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From time to time,people ask me to build something to match their existing whatever.I do that part well,but then I'm asked to match their existing stain color !! Oh, boy. I've asked other guys and get a lot of this.......I think this....try this.....maybe that..etc. I've tried to match stans using my suppliers color chart,but that has mixed results.I've even had suppliers "stain match" a custom blended stain,to little satisfaction. Any advice would greatly appreciated

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I have used Sherwin Williams often in the past. Bring them a piece to match to and a blank piece of actual wood to use for matching. They have done wonders.
Phillip is right, setting expectations is important. You are trying for a close match, not a match.
Also:
- Plan the work so your “matched” piece is not on the same plane as the old piece.
- Using the same type of wood is key to a close match.
I have used Frazee to make the match as Dale used Sherwin Williams (bring in a piece of the old and new wood). I have had fairly good success.
Here are 2 examples of that:

1) Matching shoe molding to existing molding (after removing carpet).

2) I just got this stain mixed up for the little red oak side table, a “close match” to the existing white oak furniture.
Thanks,Dale. I'll give this a try.

Dale Stagg said:
I have used Sherwin Williams often in the past. Bring them a piece to match to and a blank piece of actual wood to use for matching. They have done wonders.
You made me able to understand clearly,what I'me up against,and all the manny variables involved.I can't thank you enough. I'll advise customers your way Thank you soooo much taking time to help me!!! Dave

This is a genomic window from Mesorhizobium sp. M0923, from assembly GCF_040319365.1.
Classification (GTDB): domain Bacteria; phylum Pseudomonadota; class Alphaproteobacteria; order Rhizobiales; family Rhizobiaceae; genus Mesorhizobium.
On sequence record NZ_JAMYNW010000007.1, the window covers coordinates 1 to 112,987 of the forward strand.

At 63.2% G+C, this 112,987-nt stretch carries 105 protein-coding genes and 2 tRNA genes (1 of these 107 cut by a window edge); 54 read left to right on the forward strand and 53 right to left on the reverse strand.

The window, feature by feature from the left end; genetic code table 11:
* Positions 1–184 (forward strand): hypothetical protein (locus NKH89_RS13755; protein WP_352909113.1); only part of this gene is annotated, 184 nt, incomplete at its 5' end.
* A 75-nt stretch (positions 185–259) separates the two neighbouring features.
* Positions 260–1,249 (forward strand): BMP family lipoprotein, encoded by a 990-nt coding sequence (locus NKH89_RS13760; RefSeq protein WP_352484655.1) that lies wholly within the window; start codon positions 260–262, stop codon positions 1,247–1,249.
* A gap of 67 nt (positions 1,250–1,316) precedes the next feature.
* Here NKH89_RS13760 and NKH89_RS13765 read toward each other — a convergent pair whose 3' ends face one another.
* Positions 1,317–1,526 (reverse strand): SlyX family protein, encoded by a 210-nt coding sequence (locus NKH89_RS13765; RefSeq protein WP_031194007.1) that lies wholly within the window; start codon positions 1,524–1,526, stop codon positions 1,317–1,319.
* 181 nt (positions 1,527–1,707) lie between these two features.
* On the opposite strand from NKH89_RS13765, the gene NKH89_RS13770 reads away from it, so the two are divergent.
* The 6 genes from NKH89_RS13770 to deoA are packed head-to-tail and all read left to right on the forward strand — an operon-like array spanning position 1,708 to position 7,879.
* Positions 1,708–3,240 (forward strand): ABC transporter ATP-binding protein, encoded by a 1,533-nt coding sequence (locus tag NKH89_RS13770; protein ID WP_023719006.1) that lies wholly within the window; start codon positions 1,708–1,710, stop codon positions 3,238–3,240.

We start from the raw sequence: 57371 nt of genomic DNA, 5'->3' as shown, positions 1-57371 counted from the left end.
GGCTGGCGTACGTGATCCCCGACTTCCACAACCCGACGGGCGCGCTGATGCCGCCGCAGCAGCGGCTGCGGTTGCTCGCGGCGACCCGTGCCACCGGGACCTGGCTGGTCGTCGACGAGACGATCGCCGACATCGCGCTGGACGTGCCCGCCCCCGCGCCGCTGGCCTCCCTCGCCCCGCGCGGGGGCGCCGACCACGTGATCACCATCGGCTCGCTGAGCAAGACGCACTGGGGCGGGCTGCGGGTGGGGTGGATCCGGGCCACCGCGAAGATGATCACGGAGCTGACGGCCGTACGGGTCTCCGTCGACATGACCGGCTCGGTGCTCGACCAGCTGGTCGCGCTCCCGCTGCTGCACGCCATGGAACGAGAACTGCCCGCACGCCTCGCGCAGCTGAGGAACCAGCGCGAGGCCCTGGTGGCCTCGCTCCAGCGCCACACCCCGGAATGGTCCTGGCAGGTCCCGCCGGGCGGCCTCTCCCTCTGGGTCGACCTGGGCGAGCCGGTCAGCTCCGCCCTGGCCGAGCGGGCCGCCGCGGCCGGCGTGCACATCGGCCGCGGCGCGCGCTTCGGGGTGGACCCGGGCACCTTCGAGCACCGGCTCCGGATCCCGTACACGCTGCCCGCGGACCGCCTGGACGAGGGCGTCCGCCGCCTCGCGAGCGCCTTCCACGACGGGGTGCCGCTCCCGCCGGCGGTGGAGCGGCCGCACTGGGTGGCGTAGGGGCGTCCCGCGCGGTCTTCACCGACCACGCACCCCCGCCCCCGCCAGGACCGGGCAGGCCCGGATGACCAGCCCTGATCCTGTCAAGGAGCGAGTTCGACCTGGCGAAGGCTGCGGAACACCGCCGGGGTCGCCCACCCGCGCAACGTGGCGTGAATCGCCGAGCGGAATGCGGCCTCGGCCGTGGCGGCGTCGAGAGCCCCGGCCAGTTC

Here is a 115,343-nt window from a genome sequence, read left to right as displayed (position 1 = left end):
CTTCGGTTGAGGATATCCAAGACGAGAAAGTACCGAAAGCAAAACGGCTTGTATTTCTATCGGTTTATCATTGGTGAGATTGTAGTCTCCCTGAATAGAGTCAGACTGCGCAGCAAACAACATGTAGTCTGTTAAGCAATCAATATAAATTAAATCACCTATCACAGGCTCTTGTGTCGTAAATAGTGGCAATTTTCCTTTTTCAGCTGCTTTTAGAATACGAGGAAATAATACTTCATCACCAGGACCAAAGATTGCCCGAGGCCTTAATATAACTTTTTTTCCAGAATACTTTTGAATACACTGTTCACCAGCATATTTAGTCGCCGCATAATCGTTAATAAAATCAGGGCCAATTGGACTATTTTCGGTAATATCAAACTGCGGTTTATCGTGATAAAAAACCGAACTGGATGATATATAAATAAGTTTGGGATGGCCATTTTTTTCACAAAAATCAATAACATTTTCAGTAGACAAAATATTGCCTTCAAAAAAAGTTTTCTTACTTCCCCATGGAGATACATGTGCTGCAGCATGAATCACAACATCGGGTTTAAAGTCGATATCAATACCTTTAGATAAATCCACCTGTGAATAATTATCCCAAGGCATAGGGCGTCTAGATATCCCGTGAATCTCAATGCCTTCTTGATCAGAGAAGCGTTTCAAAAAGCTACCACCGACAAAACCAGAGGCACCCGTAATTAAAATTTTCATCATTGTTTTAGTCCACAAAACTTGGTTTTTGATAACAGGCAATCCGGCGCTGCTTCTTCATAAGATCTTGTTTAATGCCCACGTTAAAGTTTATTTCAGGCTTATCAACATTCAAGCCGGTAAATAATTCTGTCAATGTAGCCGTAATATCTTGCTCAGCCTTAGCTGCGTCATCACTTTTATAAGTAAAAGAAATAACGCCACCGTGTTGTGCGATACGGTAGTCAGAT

Phillip said:
I spent 20+ years as a printer, I lived with color matching every day. The more variables you add to the match the less pleasing the result. Stain is affected by the base it is applied to. The color of the wood will affect the color of the finished product. Light penetrates the stain and bounces back. The wave length of the bounce back is dependent upon the base stock. On paper there are two sides to the sheet, each side will return a different color. Add to that the type of light and the colors on the walls. You may think I am nuts but there are others in the graphic industry on this list and I sure they will say these things are true.

Wood is less stable than paper. It is not manufactured, it is natural, full of defects and variations when it arrives at your shop. Stain conditioner, pre-treats, stain types are all attempts to reduce the variables. Age of the wood, age of the cut, type of grain, type of cut, center of the tree, outer of the tree, on and on. Is short I do not believe you can ever truly match exactly the stain color that existed. Can you make a pleasing color? I think so, but not exact. Will it be good? I think so but not exact. If you tell your customer what to expect, and lower their expectations some, when they see good, pleasing, or great they are surprised. The challenge is what your customer has built up in their own minds eye of what the job will look like. You have to bring their wishes into the realm of realistic.